CONCORD -- Interim City Manager Valerie Barone this week abruptly dropped a plan to bring back certain raises for management after the city received what she called unexpected bad news on property values within the city.
The taxable value of Concord properties has dropped from $9.8 million in fiscal year 2011-12 to $9.6 million in 2012-13, according to a report by a city consultant.
To what extent the drop in property values will affect property tax revenue the city receives is not yet known, but it certainly will result in the city receiving less money than it expected when passing this year's budget in June. The city had anticipated an increase in property tax revenue.
"It's not a good sign," Barone said Thursday. "It heightens the concern that the economy in Concord may not be recovering as expected."
The data came to the city Monday, a day before City Council was set to vote on management raises and amid fractured contract negotiations with the city's largest union.
In a memo Tuesday, Barone pulled the item on raises from the night's agenda, saying the city needed more time to review what the raw data meant before asking for any increase in compensation.
Barone asked the council to consider making 55 employees elibigle for annual performance-based pay raises of up to 5 percent, the raises ceasing when the employee reached the top of their position's salary range. The incentive program would have been a step in
The raises did not apply to the city manager and city attorney positions or to Office and Professional Employees International Union, Local 29 and the International Brotherhood of Teamsters, Local 856.
Members of Local 856 came to protest the vote at Tuesday's meeting but left after realizing the item was removed from the agenda. Contract negotiations between the city and the union have reached impasse and are headed next month for fact-finding hearings, during which the two sides will present their cases to an arbitrator. The union represents 150 of the city's 400-some workers.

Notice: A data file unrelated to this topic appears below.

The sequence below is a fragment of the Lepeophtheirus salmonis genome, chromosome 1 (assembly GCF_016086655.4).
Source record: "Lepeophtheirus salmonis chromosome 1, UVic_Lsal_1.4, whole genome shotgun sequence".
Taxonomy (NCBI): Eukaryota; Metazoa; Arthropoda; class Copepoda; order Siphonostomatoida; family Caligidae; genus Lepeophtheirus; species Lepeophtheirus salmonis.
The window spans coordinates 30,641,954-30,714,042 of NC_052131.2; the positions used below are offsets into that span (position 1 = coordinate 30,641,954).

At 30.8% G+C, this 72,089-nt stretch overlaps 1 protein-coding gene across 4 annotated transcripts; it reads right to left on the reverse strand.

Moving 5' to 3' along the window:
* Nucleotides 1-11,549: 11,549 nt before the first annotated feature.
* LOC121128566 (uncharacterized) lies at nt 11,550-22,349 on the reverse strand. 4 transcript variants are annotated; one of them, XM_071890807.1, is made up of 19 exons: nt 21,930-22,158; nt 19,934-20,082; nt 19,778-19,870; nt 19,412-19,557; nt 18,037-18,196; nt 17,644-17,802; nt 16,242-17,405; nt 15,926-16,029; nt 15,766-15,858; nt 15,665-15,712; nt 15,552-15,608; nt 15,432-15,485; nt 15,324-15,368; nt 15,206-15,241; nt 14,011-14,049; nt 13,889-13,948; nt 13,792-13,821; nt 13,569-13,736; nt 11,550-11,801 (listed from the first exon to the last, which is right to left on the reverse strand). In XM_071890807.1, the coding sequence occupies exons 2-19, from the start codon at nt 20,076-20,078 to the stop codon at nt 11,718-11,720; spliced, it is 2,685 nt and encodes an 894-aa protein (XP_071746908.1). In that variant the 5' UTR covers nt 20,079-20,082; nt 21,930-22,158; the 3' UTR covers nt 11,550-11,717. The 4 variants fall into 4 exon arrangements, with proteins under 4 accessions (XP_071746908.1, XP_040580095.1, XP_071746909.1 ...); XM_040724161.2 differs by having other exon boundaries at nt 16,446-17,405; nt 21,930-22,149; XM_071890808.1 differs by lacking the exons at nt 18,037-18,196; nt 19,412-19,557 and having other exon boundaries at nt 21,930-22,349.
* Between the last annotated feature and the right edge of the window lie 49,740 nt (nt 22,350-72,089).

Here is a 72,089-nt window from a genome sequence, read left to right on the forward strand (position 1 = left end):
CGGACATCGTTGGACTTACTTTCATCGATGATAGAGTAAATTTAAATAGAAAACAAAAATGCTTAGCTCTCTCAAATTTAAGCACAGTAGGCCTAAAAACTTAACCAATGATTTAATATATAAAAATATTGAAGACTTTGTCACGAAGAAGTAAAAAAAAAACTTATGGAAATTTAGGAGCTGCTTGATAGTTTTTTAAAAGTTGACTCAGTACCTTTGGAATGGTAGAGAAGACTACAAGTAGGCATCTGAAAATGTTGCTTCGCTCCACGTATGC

Union representatives have said the members are asking the city to discontinue furloughs and restore pay and benefits to levels of 2009, before the unions agreed to concessions.
"We feel strongly that it is irresponsible for the city to grant management raises when the city continues a 13-day-per-year furlough program that results in city hall and city services being closed more than one day per month," said Peter Finn, vice president of the local.
He was skeptical of the city consultant's property tax analysis and of how the city might use the information.
"This is just a cynical attempt by city management to fight in the public and intimidate employees by painting a dire financial picture that simply does not exist," said Finn, contending the city has recorded multi-million-dollar budget surpluses in recent years.
Councilman Tim Grayson said the council shouldn't make any changes to worker compensation until it confirms revenues have increased.
"Right now we don't have that information," Grayson said. "In fact, indications are things have not gotten better."
David DeBolt covers Concord and Clayton. Contact him at 925-943-8048. Follow him at Twitter.com/daviddebolt.